- The Washington Times - Monday, April 21, 2003

BAGHDAD Thousands of Shi'ite pilgrims waving black, green and red flags and chanting religious slogans marched from all directions yesterday toward the holiest city in Iraq Karbala.
The pilgrimage, banned under Saddam Hussein's dictatorship, was a demonstration of Iraq's newfound freedom and the effect that religious devotion is set to make in the post-Saddam Iraqi political scene.
"Last year, I made the same pilgrimage," one pilgrim told a Western reporter. "But I had to move down back streets and through villages. This time, we can go through the main streets of the country. God is great."
As groups of pilgrims came streaming down the highways from the outskirts of Baghdad to the north and from the south, young men in civilian clothes worked as an informal police force, marshaling the pilgrim groups and allowing occasional traffic to weave through the throng.
On the road, there was no sign of the assault rifles that had been carried by hundreds of militiamen in Baghdad, after an estimated 30,000 Muslim men poured out of noon prayers Friday. That day, after the mullahs condemned the coalition "occupation," the religious faithful poured into the streets carrying anti-American signs and chanting anti-American slogans.
But yesterday, the march toward the holy city to mark the martyrdom of Imam Hussein, the prophet Muhammad's grandson who was beheaded in 680 after battling the Umayyad caliphate showed only a few signs of anti-American or anti-Western sentiment. Many carried portraits of the martyred religious leader. Marshals were helpful, giving polite directions to passing cars carrying Western reporters.
But others shouted, "Down U.S.A., down U.S.A.," raising their fists as tanks rumbled past, throwing up dust.
Others carried political banners saying: "Let the Iraqi people choose its government."
In windy and muggy conditions, the pilgrims stopped by the roadside from time to time to eat lamb and onions, cooked by women in black scarves. Large tents were set up along the way for pilgrims to rest and get out of the sun.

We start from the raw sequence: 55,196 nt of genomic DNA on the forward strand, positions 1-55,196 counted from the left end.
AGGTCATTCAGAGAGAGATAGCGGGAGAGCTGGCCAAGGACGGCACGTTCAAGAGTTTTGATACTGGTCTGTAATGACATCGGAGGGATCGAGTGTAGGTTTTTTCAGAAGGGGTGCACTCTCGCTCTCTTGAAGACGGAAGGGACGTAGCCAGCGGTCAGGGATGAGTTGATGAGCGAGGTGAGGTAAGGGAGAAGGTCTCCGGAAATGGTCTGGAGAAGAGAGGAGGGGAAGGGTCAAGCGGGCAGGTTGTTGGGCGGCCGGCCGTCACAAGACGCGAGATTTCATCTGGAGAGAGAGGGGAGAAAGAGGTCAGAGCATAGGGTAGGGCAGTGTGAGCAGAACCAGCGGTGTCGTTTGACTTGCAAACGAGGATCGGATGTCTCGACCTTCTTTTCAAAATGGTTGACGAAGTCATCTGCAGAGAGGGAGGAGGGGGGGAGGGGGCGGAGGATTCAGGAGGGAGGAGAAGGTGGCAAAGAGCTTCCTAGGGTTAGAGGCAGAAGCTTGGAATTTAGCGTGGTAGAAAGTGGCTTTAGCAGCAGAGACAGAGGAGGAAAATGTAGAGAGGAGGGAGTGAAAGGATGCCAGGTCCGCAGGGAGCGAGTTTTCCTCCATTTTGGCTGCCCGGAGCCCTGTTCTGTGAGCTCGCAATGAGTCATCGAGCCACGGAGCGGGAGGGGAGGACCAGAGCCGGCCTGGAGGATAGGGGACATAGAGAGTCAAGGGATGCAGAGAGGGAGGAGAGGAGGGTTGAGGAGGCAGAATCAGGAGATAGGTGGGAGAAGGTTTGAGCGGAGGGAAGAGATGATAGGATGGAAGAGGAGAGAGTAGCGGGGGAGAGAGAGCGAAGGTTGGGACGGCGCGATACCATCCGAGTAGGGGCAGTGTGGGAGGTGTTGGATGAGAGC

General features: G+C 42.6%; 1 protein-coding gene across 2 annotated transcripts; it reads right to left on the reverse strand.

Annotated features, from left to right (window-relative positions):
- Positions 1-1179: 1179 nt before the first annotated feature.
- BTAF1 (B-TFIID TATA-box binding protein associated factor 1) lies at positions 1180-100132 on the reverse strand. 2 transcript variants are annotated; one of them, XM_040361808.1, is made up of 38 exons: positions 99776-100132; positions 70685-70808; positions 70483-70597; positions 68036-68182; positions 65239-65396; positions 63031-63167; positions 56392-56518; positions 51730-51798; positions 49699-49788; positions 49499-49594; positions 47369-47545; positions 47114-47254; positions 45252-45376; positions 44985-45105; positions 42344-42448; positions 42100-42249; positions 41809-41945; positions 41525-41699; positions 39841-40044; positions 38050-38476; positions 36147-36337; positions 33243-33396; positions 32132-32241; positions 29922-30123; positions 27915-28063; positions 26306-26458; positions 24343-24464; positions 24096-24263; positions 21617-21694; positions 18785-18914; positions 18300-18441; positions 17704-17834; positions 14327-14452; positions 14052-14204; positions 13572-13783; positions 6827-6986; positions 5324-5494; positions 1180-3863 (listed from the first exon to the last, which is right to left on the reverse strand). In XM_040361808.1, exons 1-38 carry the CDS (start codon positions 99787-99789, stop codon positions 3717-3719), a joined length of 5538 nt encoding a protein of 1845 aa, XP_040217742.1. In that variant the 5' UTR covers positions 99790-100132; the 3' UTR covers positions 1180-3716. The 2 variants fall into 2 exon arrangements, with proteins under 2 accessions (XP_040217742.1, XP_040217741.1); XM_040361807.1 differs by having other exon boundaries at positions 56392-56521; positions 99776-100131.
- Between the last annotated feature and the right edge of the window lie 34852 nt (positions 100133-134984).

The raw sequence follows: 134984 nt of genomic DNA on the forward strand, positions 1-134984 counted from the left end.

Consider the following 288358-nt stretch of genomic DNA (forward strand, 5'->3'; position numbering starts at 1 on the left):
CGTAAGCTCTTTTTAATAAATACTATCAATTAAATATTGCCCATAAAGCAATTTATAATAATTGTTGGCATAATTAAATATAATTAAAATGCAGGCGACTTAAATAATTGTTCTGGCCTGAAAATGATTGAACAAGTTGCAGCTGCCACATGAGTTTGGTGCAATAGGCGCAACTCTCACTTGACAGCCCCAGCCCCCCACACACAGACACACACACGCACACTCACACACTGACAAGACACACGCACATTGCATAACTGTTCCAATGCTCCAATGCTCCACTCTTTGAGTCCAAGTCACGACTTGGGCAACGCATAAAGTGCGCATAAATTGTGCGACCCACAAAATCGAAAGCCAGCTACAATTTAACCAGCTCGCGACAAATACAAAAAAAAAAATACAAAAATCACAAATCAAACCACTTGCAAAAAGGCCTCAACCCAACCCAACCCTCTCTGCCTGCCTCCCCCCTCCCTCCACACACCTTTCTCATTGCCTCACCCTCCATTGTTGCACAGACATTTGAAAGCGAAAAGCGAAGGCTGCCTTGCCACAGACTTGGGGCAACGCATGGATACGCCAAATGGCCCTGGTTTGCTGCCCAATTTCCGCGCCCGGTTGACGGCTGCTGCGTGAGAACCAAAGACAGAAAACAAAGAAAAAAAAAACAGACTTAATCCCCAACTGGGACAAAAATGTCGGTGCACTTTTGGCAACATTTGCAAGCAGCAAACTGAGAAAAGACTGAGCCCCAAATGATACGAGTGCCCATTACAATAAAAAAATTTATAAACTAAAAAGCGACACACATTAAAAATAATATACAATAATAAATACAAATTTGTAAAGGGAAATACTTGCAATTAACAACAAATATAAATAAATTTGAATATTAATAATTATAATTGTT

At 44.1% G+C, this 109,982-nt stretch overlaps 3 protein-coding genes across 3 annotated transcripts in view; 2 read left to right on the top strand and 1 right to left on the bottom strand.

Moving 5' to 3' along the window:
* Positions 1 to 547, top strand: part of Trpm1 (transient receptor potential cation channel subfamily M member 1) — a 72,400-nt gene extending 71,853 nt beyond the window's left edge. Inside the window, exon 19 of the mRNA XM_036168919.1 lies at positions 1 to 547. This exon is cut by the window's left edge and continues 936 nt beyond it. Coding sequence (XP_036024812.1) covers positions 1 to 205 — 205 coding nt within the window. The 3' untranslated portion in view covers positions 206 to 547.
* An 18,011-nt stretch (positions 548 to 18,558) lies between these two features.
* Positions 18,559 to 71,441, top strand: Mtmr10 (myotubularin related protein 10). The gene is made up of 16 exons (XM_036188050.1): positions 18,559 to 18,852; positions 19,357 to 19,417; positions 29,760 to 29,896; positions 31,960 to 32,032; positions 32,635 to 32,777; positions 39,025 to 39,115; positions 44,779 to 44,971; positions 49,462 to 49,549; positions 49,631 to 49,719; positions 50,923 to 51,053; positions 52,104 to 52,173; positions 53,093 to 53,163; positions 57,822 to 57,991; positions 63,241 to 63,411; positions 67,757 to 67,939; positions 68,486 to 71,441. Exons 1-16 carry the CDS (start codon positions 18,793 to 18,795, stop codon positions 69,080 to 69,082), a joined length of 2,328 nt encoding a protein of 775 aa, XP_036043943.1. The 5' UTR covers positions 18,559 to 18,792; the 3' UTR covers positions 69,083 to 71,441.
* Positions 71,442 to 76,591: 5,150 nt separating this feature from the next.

At the town of Hilla, the pilgrims turned left toward their final destination, past a large mural depicting Saddam with a gun, his face pocked with bullet holes.
It can be an arduous 10-day march from Basra in the far south, the Shi'ite center where Saddam crushed a rebellion after the Gulf war in 1991, costing countless lives.
But from Baghdad, 70 miles to the northeast, those leaving yesterday would be in plenty of time for the high point of the ceremonies Wednesday.
"Hussein, the martyr of Karbala, the grandson of the prophet, leader of the youth in heaven," men chanted from a poem.
Sabah Shakir, a 35-year-old from a Shi'ite-dominated poor district still known as Saddam City, said Saddam's regime banned the commemoration of Imam Hussein and would jail anyone caught walking to Karbala to observe the occasion.
"We used to walk only during the night near houses away from the main roads, and we hid in the day," said the peddler, who made the pilgrimage in 1999.
Another man was not so lucky when he tried that year.
"Security personnel chased us and hit us with sticks. They broke my brother's arm, but we managed to run away and reach Karbala," Ni'ma Kadhim said.
Ali Fadhil, 30, said he had been caught and had to sign a document warning him he would be hanged if he tried it again.
Mr. Fadhil said there was no real difference between Sunnis and Shias, whose original split comes from disagreements about Muhammad's succession.
"Saddam was the one who sowed division," he said.
Imam Hussein was killed by Sunnis in a battle in Karbala, and the pilgrimage Arbaiin marks the 40th day after his death, the anniversary of which is marked with the Ashura holy day. Sunni Muslims also mourn his death but less fervently.
This article is based in part on wire service reports.

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